Every scene offers its own intriguing possibilities. Many also present what appear to be impossibilities. It's a good idea to take stock of a new scene or image from both points of view. What do you want to be sure to translate? What looks tricky? Articulating the answers to these questions can provide you with a plan for what kind of preliminary work needs to be done before you invest a lot of time and materials in an uninformed attempt at a painting.
The first step is to decide which variables are involved. Is your hope or your concern a question of value, edge quality, composition or color? One of these, or a combination, is bound to be the major player. Each variable suggests a different set of technical and awareness issues, so the study that will provide answers to your particular questions must be designed accordingly.
Here are some examples of how a few questions can suggest what form your studies should take:
This landscape photo displays some depth, even though it has no sky or horizon. As a painting, though, it may flatten out, with the three shapes appearing to be all in the same plane. This could be a problem, but it could also be fun to play with. What if you wanted to give some emphasis to the simplicity of the composition - deliberately flattening it - but still keep enough of an illusion of space to ensure that your painting did not become completely abstract?
My first thought is that manipulating the edges of the shapes would be a good way to fine tune the degree of realism. How might I quickly discover which edges should be hard and which soft?
Working from the premise that the best way to find out if something belongs in a painting is to leave it out, I could either omit all the soft edges or all the hard ones. The resulting study would provide a basis for deciding where I wanted to add whichever kind of edge was missing.
There are a couple of compositional issues in this image as it stands. The no parking sign in the bottom right corner is confusing. Cute as it is, I'd delete it. This is easy enough to imagine that simply proposing it provides the answer. No study needed!
The figure is another problem. He seems to be in exactly the wrong place. If I had taken the photo two seconds earlier or later he would have provided counterpoint and focus instead of blending into the doorway. How can I quickly find out where best to place a figure? Against the blue doorway? How about the stone wall on the left? The far right? Or, maybe on the near side of the street.
Can you think of a way to answer this composition question without making several sketches? Time is a significant factor. If the preliminary work takes too long, say, more than twenty minutes, I'm not likely to do it. The urge to get started on a proper painting is too powerful. The irony is that when I skip the study, I usually end up using more time, overall, since it takes longer to make a bad painting than a quick sketch.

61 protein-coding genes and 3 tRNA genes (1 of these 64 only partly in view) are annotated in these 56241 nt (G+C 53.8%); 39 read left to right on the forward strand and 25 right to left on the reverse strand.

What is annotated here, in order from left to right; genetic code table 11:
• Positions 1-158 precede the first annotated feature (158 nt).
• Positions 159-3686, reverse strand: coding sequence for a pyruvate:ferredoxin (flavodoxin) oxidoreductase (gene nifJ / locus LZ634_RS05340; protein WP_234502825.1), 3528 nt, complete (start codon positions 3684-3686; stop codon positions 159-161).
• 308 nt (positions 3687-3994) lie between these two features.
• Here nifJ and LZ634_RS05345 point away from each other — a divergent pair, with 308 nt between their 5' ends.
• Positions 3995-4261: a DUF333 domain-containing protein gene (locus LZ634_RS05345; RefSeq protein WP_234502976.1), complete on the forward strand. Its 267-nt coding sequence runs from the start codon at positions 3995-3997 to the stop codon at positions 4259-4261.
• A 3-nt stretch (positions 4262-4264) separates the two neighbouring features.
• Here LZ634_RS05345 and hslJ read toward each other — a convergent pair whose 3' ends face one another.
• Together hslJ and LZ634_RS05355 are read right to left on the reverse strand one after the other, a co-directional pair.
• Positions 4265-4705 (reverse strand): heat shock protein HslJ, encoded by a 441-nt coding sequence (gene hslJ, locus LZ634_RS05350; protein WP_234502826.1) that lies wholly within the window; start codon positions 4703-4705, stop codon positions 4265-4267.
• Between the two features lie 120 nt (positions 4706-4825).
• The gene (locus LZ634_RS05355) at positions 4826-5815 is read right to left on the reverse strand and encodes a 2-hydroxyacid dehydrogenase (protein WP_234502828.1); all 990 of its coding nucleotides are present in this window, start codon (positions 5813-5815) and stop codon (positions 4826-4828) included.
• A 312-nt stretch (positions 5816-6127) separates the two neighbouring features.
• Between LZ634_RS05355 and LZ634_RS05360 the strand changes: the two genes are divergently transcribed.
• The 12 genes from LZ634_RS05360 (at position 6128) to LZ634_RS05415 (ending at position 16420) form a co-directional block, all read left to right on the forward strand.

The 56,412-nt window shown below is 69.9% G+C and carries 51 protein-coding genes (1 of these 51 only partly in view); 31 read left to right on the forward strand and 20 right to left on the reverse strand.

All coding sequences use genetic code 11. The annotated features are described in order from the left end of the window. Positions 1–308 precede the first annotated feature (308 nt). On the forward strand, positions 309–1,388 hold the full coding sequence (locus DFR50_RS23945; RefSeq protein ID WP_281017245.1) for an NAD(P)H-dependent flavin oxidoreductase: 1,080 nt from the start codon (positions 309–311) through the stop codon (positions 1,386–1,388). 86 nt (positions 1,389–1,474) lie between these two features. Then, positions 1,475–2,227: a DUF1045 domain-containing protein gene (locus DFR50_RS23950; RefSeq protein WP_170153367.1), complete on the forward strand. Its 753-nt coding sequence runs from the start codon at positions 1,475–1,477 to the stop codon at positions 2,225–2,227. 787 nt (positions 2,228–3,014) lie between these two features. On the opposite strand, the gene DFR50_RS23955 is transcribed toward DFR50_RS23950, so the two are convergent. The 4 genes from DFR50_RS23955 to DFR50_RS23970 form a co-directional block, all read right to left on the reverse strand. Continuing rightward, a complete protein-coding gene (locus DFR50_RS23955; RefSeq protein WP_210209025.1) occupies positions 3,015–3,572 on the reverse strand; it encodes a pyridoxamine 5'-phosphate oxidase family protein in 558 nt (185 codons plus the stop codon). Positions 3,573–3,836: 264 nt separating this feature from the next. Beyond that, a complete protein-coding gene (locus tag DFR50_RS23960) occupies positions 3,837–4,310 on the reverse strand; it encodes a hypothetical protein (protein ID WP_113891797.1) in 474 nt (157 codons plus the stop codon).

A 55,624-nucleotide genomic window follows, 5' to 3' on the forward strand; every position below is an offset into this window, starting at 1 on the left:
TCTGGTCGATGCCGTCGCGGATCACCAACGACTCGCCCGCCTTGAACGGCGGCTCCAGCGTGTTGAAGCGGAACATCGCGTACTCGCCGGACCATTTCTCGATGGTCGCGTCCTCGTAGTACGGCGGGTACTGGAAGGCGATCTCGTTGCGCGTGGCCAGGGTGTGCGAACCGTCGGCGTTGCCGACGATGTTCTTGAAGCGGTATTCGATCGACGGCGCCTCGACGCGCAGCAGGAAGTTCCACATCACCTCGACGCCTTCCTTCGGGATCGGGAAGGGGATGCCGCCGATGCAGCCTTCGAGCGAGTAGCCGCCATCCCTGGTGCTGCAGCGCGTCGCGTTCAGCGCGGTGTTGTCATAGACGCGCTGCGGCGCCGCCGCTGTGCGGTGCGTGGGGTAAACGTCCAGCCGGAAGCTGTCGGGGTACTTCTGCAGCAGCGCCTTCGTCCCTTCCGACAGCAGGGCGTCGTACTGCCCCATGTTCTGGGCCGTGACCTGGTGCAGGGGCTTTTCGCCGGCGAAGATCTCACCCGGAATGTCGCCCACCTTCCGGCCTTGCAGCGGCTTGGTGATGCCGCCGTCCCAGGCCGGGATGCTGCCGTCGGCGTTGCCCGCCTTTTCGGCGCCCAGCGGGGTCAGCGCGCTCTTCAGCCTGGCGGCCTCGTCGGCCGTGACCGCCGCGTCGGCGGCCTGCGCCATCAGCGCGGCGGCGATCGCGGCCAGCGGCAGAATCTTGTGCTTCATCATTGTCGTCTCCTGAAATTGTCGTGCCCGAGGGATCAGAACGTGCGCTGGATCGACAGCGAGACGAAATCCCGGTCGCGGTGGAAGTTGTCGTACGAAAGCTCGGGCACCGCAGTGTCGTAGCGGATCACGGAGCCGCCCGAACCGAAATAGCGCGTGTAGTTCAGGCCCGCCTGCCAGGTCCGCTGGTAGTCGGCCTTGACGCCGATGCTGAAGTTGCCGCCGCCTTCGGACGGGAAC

A good way to try out different positions for a shape is to paint it on a scrap of paper, dry it, and cut it out. Then you can move it around right on the photo. Sometimes all it takes is closing one eye and holding something like a paintbrush up in front of the image. Try that with this photo. Were you able to make a decision?
Coming upon this place after a week of intensive plein air painting was like physically entering the world of pure form. This is about as abstract as reality can get. But the light is certainly real enough, and I want to be sure the paintings that this image inspires have the glow and brilliance that is so potent.
Does it come from value relationships, or is it all about warm and cool colors? Or, maybe it comes from having both hard and soft transitions. What if it's all three? That's a lot to keep in mind. I'd like to sort this out, so I could practice one thing at a time. I wish I could just press a button and see the scene in black and white. What? I can?
Ah, the 21st century. There are still plenty of good reasons to actually make a monochrome value study by hand, but this instant version does provide legitimate answers. Relative values are definitely responsible for the potency of the light, but the glow resides in the colors. I could use this desaturated image as a value guide and make a study with just two colors, one warm and one cool, to see how adjusting the mixtures affects the feeling of reflected light.
I usually invite people to use one of the images that illustrate the blog post, but this exercise is all about discerning which variables are involved in your questions, and designing a study that will provide the answers, so it would be better for you to find one on your own.
Write your questions down. And don't try to answer too many at once. If you focus your attention on a single issue, you will definitely make real progress. Guaranteed!